Having a full-time salesperson provides the basis for developing a business plan and revenue projections, because your channel partner will have to generate a certain level of sales to cover his costs.  How much margin does he need to break even?  Costs will vary by market and the complexity of the sales cycle, but here is a simple example:


Salary & commission                                      $150,000

Overhead and social charges                              50,000

Sales, marketing and support                             50,000

Total costs                                                  $250,000


Reseller discount                                                   40%

Revenues required to cover costs                    $625,000



Knowing that your partner needs to generate $625,000 just to break even, you can determine whether the market segment he is addressing is large enough to produce more than that in sales, and the level of marketing support you are willing to provide to help your partner make his numbers.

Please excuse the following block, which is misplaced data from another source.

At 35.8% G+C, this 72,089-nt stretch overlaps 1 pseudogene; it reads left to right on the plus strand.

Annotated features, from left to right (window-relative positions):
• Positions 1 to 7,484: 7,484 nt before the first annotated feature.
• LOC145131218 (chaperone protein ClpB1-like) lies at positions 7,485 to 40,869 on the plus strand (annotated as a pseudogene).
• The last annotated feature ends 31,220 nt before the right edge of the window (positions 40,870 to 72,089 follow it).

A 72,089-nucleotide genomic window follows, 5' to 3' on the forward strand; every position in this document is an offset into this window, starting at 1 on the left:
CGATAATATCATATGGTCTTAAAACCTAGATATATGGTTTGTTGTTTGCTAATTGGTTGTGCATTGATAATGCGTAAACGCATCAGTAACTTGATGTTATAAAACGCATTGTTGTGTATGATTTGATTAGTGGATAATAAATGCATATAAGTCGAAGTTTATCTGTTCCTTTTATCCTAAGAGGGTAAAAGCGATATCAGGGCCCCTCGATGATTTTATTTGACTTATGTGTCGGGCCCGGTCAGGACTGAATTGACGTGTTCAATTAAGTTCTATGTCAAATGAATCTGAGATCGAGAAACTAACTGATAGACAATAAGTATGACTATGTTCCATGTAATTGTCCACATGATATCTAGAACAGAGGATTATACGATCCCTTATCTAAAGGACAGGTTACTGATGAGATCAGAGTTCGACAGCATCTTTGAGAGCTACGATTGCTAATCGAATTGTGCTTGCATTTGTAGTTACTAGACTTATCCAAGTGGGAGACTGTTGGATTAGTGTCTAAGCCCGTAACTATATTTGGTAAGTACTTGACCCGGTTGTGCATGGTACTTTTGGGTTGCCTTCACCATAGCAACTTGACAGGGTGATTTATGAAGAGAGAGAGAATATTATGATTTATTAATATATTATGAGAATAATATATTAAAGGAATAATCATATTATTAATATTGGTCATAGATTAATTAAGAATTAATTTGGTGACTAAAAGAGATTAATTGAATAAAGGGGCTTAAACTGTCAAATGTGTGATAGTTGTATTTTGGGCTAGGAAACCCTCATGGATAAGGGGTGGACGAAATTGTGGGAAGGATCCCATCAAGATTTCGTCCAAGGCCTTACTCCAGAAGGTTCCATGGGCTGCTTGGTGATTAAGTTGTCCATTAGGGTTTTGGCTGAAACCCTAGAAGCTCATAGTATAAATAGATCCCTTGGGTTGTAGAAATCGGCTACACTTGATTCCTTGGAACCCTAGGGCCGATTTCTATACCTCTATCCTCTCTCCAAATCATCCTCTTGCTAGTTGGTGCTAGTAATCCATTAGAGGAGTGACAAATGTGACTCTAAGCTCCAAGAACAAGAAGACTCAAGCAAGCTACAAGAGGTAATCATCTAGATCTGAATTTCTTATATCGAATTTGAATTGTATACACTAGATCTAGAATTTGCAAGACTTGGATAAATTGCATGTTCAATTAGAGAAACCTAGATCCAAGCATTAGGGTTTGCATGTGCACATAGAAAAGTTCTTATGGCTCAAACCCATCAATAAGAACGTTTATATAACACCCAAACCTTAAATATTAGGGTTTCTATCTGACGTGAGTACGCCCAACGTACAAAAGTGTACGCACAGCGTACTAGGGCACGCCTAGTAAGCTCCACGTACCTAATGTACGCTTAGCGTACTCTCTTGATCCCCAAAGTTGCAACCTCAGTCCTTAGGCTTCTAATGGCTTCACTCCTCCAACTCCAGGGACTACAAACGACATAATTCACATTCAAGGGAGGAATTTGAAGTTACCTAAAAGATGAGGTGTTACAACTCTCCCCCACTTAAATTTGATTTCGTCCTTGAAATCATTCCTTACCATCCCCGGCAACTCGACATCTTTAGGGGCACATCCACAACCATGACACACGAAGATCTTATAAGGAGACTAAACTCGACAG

So, What Is a Vendor to Do?


When dealing with a channel you are not selling your product, you are selling your company.   Your company becomes the product.


Recruiting a channel partner is a sales process.  You will be asking your partners to invest their time, money and resources in you.  Channel partners have a choice of vendors that they can invest in, why should they invest in you?


Having a great technology is not enough - the quality of your channel program will be a key factor.  When you first walk in the door, or speak with Johan on the phone, he will know whether or not you are likely to be a good partner.  Using the direct sales process as a parallel, you have to give your prospect a reason to buy; you have to close the sale (get a commitment); and you have to provide good after-sales support.


Professional resellers like to deal with professional vendors.  They have no objection to a rigorous qualification process (in fact, this is usually a good sign for the reseller), as long as it is not a one-way street.  By showing them that you have their best interests at heart with strong marketing programs, structured training, reliable technical support, and a fair and balanced reseller agreement,, they will reciprocate by making your product a success, with growing and sustainable revenues year after year.